In a 2004 study by the Joseph Rowntree Foundation, on the extra costs of living associated with being disabled, it was found that disabled people living on benefits face a weekly shortfall of £200 compared to the amount required for them to ensure an acceptable, equitable quality of life and minimum standard of living. And those results were for people on maximum benefit levels.
With many people who are too sick to work being 'pushed into seeking work without any help or support', and the continuing rolling out of ESA, a system condemned as 'unfit' by one of the very people who designed it, along with proposed 'savings' (by which we mean cuts) to Disability Living Allowance (DLA), many disabled people living on benefits will be even more limited.
The cost of living for everybody, as well as the particular extra costs of living for disabled people, continues to rise, and will do so especially with the increase in VAT. As benefits are frozen and essentially cut, disabled women in particular will be seriously adversely affected.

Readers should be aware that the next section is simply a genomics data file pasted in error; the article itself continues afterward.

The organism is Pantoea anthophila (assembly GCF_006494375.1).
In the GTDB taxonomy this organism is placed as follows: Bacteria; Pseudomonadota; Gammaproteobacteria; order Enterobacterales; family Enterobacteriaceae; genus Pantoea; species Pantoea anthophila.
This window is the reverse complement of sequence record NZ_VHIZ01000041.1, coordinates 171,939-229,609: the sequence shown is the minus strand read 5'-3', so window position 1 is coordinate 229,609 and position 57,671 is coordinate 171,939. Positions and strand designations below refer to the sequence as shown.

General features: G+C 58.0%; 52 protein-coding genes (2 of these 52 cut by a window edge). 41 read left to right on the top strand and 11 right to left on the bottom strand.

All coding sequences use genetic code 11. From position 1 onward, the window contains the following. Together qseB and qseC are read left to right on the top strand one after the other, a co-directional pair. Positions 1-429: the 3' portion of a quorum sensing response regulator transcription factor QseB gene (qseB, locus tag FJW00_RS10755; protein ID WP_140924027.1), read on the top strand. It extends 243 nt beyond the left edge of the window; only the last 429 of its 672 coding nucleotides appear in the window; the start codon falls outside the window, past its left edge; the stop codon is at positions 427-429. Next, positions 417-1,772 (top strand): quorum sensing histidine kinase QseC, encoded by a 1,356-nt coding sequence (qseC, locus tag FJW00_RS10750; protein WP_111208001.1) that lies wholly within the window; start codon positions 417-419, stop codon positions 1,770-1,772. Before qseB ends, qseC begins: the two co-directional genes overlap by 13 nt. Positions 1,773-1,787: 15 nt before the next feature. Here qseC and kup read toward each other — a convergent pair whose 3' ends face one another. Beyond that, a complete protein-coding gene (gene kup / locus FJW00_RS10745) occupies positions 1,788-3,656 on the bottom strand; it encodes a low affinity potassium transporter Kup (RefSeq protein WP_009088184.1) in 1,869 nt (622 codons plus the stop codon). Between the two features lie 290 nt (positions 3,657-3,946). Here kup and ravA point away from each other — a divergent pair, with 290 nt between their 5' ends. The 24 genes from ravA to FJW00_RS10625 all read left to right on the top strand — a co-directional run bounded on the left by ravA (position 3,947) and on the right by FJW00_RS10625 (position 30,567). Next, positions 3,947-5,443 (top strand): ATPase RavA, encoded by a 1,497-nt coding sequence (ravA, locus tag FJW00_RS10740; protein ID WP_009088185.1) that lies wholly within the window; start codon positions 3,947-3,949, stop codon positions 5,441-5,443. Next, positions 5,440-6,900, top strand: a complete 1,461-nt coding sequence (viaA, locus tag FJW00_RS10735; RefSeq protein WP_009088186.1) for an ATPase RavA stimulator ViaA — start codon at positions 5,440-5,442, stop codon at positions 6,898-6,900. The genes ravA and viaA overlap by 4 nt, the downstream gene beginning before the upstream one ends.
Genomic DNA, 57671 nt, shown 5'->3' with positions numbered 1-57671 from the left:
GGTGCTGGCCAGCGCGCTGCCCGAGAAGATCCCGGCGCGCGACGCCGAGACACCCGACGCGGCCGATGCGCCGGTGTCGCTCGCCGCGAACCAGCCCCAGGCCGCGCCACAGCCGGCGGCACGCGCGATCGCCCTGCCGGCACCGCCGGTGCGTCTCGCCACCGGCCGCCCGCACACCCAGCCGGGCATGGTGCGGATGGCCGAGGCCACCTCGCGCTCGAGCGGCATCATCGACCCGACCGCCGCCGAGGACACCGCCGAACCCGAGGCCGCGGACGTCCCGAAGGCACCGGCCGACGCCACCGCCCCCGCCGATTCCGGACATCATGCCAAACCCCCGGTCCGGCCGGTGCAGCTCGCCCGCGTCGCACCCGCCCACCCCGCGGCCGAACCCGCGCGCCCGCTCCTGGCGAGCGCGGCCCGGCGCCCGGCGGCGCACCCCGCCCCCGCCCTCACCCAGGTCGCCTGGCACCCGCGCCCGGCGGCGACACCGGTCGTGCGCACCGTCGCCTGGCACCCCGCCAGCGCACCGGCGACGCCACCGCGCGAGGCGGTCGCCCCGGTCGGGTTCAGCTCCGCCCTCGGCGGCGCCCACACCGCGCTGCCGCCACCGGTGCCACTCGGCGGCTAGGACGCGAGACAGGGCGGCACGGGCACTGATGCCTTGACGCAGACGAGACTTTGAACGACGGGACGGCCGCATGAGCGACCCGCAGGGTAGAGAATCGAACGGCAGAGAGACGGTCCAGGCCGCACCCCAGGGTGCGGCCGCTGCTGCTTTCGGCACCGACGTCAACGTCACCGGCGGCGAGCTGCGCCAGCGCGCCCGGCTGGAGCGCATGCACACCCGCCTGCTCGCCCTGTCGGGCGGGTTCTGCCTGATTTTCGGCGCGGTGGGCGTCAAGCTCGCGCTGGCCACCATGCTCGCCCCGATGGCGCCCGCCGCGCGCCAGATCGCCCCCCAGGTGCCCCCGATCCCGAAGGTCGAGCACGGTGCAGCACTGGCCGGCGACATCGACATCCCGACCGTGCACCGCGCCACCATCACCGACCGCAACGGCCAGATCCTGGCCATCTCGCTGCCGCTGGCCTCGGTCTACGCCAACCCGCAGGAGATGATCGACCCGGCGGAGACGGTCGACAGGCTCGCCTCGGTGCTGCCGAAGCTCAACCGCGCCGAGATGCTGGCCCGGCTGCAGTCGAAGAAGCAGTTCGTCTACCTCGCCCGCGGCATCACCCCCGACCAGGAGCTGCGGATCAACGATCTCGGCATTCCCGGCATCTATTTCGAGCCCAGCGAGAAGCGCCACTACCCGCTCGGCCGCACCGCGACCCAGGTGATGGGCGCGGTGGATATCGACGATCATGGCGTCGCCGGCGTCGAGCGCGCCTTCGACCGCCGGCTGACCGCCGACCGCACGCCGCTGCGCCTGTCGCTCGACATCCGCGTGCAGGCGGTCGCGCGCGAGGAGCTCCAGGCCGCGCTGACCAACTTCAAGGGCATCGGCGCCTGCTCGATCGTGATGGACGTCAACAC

For working disabled women, there will also be more problems. The Joseph Rowntree report found that disabled people with high-medium needs would find themselves with a shortfall of £80 a week, not even including possible PA costs. Add to this that more disabled people tend to work in the public sector than the private sector, where cuts are of course being made, and the situation is frightening. In addition, disabled people who work can claim Disability Living Allowance, so cuts and limitations will affect them too. In fact, some working people can only work because of the way they use their DLA to cover additional costs, so cutting that could well mean that some working disabled people would have to stop work, and claim benefits.
The proposed budgetary changes threaten to send many more women into poverty. They threaten to send many more disabled people into poverty. So for disabled women? It is a very scary time indeed.